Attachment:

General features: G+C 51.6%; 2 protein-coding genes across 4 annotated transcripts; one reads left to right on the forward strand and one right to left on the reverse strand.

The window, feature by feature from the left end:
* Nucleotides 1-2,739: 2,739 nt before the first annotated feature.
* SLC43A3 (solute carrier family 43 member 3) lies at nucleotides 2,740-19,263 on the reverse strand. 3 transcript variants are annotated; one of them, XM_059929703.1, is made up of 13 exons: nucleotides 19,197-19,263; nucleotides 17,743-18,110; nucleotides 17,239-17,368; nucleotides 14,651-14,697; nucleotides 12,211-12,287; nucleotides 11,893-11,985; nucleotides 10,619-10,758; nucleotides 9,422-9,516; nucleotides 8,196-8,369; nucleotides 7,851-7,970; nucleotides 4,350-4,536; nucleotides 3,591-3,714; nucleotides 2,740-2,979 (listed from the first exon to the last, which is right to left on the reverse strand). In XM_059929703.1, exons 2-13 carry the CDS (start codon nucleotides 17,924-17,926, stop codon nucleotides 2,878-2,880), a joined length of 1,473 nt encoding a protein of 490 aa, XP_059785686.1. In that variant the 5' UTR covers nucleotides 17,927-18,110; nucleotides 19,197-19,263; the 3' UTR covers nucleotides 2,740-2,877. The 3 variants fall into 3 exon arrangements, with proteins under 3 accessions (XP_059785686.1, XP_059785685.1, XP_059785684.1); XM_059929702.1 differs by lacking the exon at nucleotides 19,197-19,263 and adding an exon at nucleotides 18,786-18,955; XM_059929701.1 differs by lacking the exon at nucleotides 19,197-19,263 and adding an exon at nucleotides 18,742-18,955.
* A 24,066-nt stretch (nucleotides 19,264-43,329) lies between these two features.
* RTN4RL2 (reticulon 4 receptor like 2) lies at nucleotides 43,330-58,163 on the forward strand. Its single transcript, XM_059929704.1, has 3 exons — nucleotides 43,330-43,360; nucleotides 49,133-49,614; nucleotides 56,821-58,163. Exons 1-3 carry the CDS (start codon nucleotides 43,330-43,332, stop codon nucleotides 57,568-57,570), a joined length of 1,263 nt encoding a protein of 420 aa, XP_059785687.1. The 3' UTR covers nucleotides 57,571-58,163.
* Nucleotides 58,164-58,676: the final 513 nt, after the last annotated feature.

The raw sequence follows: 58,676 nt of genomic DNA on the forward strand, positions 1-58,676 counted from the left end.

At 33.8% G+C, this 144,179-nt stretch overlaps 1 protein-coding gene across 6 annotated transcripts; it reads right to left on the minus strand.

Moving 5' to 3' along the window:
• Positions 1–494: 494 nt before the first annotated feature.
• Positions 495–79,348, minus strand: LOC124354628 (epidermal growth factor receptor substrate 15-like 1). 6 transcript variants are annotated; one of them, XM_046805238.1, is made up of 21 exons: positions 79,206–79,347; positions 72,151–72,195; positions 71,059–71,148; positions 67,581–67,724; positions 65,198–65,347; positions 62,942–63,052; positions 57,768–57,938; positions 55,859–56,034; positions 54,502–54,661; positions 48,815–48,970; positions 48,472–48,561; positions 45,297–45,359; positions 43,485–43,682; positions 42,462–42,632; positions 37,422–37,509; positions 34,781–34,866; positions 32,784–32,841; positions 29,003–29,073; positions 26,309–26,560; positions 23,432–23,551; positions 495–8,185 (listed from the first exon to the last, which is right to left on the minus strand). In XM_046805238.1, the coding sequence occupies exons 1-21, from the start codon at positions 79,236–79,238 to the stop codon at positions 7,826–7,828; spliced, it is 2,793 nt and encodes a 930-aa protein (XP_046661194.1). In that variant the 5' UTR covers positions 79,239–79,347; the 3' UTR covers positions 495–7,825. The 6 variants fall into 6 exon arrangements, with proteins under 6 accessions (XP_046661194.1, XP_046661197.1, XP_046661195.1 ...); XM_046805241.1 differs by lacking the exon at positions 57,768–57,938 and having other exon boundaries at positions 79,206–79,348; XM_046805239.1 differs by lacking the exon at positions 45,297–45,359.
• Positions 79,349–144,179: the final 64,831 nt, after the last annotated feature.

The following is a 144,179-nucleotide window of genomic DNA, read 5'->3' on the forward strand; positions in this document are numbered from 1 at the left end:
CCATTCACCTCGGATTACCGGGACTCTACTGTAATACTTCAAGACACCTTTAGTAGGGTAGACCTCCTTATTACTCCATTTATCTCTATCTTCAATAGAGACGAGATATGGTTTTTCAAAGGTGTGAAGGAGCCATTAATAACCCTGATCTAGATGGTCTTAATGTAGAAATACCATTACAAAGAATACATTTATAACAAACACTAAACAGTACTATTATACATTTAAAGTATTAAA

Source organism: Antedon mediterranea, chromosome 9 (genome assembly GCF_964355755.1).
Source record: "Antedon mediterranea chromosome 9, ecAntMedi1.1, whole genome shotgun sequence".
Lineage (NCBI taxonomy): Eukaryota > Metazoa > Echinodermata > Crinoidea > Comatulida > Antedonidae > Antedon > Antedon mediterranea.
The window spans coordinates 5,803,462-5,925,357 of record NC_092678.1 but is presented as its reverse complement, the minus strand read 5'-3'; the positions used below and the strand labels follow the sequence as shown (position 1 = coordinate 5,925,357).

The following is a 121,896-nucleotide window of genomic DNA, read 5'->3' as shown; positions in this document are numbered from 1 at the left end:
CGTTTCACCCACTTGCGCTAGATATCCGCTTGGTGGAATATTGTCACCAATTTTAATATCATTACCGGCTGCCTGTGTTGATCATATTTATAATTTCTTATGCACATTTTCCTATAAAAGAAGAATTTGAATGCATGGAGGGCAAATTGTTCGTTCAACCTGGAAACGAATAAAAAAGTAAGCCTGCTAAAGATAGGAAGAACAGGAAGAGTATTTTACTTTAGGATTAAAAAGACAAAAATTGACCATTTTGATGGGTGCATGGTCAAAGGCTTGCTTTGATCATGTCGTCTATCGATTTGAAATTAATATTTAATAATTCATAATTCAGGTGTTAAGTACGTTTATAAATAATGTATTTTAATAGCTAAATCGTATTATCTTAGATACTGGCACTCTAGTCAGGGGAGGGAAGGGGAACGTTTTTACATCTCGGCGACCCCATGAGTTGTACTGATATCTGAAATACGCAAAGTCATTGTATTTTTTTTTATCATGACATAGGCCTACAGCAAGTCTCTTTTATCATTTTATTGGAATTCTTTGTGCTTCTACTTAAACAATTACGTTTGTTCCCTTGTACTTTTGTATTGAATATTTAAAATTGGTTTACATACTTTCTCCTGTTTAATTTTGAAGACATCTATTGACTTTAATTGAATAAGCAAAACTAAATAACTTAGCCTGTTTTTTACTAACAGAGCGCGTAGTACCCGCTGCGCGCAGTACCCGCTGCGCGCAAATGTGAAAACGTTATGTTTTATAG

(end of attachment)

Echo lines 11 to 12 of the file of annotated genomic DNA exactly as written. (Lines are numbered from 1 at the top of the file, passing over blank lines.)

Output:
• Positions 1–494: 494 nt before the first annotated feature.
• Positions 495–79,348, minus strand: LOC124354628 (epidermal growth factor receptor substrate 15-like 1). 6 transcript variants are annotated; one of them, XM_046805238.1, is made up of 21 exons: positions 79,206–79,347; positions 72,151–72,195; positions 71,059–71,148; positions 67,581–67,724; positions 65,198–65,347; positions 62,942–63,052; positions 57,768–57,938; positions 55,859–56,034; positions 54,502–54,661; positions 48,815–48,970; positions 48,472–48,561; positions 45,297–45,359; positions 43,485–43,682; positions 42,462–42,632; positions 37,422–37,509; positions 34,781–34,866; positions 32,784–32,841; positions 29,003–29,073; positions 26,309–26,560; positions 23,432–23,551; positions 495–8,185 (listed from the first exon to the last, which is right to left on the minus strand). In XM_046805238.1, the coding sequence occupies exons 1-21, from the start codon at positions 79,236–79,238 to the stop codon at positions 7,826–7,828; spliced, it is 2,793 nt and encodes a 930-aa protein (XP_046661194.1). In that variant the 5' UTR covers positions 79,239–79,347; the 3' UTR covers positions 495–7,825. The 6 variants fall into 6 exon arrangements, with proteins under 6 accessions (XP_046661194.1, XP_046661197.1, XP_046661195.1 ...); XM_046805241.1 differs by lacking the exon at positions 57,768–57,938 and having other exon boundaries at positions 79,206–79,348; XM_046805239.1 differs by lacking the exon at positions 45,297–45,359.